Gov. Charlie Baker said as much at last week’s groundbreaking. “Our administration is focused on boosting the Commonwealth’s thriving life-sciences sector in every corner of the state,” he noted. “Investing in the Berkshire Innovation Center will help expand the capacity and capabilities of this region’s entrepreneurial community to drive job creation, retention, and outside investment in Western Massachusetts.”

Boyd, who is also CEO of Boyd Technologies in Lee, said the Baker administration has been focused on creating a network of innovation in manufacturing and the life sciences that encompasses the entire state, and the Berkshire Innovation Center (BIC) will be a key part of it.

“They recognize all the momentum going on in Boston and see the opportunity to provide efficiencies by creating a statewide ecosystem,” he noted. “In the Berkshires, we have available space and facilities at lower cost to provide that type of efficiency. It can be invented at MIT and commercialized in the Berkshires, and you don’t have to get on a plane and fly halfway around the world to make something that’s truly innovative.”

Nearly 5,000 jobs in Berkshire Country are in the manufacturing sector, making it the fifth-largest industry in the region.

With that in mind, Housing and Economic Development Secretary Jay Ash noted that the center will serve as an anchor institution for region, “strengthening connections between the life sciences and advanced-manufacturing industries and education institutions, creating jobs, and shaping the next generation of home-grown innovators.”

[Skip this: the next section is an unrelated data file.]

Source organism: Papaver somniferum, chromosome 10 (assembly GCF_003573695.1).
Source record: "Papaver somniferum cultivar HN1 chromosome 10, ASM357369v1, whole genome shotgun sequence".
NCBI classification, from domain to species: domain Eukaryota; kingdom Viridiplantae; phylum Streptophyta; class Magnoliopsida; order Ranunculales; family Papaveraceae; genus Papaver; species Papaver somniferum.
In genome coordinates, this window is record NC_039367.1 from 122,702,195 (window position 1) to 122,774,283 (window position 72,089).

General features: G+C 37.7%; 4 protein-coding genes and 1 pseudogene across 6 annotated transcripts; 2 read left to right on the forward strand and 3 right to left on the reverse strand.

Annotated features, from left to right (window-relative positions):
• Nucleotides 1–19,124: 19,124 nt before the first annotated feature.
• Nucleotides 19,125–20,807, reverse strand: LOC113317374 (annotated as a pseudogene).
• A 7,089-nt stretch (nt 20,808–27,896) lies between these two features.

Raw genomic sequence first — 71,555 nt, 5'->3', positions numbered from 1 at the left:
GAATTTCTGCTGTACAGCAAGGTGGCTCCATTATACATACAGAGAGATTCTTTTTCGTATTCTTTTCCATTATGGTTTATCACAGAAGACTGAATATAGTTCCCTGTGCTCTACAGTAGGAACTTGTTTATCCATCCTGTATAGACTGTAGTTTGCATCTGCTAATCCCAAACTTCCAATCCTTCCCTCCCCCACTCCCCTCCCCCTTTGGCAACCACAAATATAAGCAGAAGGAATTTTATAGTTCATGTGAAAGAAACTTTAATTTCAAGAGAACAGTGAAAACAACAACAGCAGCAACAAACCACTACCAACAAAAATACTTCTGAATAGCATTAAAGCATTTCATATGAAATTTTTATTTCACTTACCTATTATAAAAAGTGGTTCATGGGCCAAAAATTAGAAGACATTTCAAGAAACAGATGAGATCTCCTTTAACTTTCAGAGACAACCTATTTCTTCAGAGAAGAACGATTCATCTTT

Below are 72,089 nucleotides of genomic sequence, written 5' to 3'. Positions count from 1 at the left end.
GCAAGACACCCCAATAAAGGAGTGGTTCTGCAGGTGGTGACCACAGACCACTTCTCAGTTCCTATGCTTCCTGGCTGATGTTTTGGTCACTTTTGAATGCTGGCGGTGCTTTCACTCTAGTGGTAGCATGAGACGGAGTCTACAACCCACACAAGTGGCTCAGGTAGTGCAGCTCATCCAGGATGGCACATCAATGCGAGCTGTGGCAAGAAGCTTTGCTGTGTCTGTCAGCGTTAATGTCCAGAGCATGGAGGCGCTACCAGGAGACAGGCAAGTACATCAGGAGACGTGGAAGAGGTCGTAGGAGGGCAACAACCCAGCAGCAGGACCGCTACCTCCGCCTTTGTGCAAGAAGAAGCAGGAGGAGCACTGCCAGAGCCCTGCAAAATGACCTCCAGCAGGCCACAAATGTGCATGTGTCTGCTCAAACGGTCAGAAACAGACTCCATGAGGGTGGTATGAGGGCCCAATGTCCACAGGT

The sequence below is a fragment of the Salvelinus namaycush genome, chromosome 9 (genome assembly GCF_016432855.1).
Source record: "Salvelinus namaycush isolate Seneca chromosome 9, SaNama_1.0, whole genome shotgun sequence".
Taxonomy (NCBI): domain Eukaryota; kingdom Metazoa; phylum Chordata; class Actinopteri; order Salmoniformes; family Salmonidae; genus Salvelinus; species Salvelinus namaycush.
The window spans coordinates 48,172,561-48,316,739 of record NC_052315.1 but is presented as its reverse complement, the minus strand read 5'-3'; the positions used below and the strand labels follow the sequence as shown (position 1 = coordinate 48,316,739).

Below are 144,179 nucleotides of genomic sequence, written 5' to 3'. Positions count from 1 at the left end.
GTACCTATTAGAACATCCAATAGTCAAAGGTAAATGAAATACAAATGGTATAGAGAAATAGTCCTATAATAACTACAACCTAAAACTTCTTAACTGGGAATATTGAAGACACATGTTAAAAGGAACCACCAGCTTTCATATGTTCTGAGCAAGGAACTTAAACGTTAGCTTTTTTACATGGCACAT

Precision Endeavor

At the start of the summer, the BIC board brought on Consigli Construction Co., one of the largest general contractors in the Northeast, to oversee construction at the former General Electric site. John Benzinger, a senior project manager for Skanska USA Building Inc. of Springfield, will serve as the owner’s project manager. Skanska recently served as the project manager for Union Station in Springfield.

Resources inside in the innovation center, when it is completed, will include:

• Precision measurement and reverse engineering utilizing the BIC’s flagship platform, the Hexagon Metrology 121510 CMM with touch probe, laser scanner, camera module, and ROMER Arm;

• A rapid prototyping center featuring cutting-edge 3D printing capabilities in plastics and metals;

• Precision analysis and microscopy with the Zeiss Axio Imager 2 platform, for both life-sciences and materials research;

• Clean-room lab space to conduct research or pilot production for nanotechnology, life sciences, or other applications requiring a clean environment; and

• Wet-lab space to conduct collaborative life-sciences research or start up a biotechnology company. The lab will feature sinks, DI water, fume hoods, biosafety cabinets, autoclave, centrifuge, incubators, deep freezer, glass washer, ice machine, and lab supplies.